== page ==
Labor keeps power in New South Wales

SYDNEY, Australia, AP

The Labor party maintained its sweep of Australian regional governments on Saturday by winning re-election in the most populous state, New South Wales. Mamdouh Habib, a former terrorist suspect held at the U.S. prison camp at Guantanamo Bay, did not win the district he contested as an independent candidate in the election, which was fought largely on local issues of roads, schools and train and bus services. With more than 70 percent of ballots counted, the incumbent government of Premier Morris Iemma had won enough votes to take a clear majority in state parliament, despite a statewide swing against Labor of more than 4 percent. Conservative Prime Minister John Howard, who is due to call elections later this year and is lagging Labor leader Kevin Rudd in opinion polls, did not immediately comment on the result.

The conservative coalition of the Liberal and National parties won some of the votes that swung away from Labor in New South Wales, but not enough to secure power. Under Australia’s preferential voting system, rising support for Green and independent candidates favored Labor.

New South Wales is home to about 6 million of Australia’s roughly 21 million people, most of whom live in Sydney and a handful of other cities. Sydney is a commerce and agricultural center. Mainstream political parties share similar economic policies, making utilities and services the key issues for voters. Labor holds power in all of Australia’s six states and two territories, while the Liberal-National has held power nationally for more than a decade. Egyptian-born Habib, 51, said he was standing to raise human rights issues and raise the profile of Australian Muslims, though he had little chance of success against a Labor incumbent with very strong local support. Habib won around 4 percent of votes in the Sydney suburban seat he contested, and said he had not expected to do any better.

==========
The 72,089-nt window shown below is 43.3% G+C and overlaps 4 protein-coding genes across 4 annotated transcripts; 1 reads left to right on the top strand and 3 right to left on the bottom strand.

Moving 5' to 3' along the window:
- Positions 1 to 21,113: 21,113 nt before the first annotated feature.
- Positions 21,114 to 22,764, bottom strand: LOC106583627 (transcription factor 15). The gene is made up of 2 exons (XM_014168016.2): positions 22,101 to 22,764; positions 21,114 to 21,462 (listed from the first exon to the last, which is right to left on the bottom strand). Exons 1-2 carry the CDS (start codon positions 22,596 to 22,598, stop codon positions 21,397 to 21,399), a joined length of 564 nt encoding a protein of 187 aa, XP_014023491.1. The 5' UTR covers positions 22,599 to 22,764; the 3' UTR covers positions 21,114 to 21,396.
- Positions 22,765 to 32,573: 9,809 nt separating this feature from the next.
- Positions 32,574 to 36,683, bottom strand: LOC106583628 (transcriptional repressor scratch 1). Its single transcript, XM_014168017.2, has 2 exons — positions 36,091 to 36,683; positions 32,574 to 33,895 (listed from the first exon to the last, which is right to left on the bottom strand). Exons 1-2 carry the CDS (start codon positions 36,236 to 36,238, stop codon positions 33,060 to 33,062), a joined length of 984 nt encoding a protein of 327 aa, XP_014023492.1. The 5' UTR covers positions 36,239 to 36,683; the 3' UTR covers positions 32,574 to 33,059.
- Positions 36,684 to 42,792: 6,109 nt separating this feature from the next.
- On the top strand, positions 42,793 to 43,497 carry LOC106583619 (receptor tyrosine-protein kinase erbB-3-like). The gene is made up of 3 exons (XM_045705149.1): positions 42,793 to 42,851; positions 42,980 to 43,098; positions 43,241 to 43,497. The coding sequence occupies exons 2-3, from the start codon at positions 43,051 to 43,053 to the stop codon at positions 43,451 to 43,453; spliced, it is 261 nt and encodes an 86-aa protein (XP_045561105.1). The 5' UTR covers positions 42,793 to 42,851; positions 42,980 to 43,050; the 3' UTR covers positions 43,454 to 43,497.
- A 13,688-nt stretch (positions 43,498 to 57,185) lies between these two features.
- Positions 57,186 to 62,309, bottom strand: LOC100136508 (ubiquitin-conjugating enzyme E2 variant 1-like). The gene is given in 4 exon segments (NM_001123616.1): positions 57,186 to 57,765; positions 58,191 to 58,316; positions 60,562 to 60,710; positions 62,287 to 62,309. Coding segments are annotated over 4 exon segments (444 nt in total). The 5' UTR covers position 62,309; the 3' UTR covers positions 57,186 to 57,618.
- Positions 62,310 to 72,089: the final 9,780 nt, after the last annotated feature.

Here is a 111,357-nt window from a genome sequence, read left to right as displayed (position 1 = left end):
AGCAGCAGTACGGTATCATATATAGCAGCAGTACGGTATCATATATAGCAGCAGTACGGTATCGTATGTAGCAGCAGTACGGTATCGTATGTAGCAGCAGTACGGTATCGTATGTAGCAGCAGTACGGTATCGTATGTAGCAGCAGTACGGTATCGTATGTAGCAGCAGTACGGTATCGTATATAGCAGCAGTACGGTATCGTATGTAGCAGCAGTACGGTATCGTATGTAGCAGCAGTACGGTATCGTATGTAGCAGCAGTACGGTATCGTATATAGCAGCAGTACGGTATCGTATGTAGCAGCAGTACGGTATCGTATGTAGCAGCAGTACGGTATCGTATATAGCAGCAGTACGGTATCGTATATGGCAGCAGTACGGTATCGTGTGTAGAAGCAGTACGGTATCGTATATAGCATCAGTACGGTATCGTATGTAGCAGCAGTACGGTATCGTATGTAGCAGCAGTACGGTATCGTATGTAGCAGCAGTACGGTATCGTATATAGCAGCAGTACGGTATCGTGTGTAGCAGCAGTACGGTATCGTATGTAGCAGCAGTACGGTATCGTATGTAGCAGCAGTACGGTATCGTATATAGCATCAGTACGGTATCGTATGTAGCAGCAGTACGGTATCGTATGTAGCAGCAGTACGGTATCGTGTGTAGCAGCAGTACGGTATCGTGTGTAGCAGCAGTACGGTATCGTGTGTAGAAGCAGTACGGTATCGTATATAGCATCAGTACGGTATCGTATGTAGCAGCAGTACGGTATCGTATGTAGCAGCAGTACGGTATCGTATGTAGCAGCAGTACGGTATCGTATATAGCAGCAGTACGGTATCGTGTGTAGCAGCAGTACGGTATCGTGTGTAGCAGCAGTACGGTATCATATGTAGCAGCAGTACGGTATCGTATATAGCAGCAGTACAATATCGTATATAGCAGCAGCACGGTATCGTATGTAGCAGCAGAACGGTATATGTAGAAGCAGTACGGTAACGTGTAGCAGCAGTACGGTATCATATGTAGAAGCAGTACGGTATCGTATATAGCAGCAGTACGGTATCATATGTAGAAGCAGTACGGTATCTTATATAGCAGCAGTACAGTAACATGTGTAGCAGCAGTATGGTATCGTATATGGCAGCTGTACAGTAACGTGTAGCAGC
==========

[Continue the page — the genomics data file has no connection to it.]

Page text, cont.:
“The reality is it is a safe Labor seat and people wanted someone with a proven track record,” Habib told The Associated Press.

“But it was important to get the message out that there are more issues than bus timetables, like race issues and youth unemployment and poverty,” he said.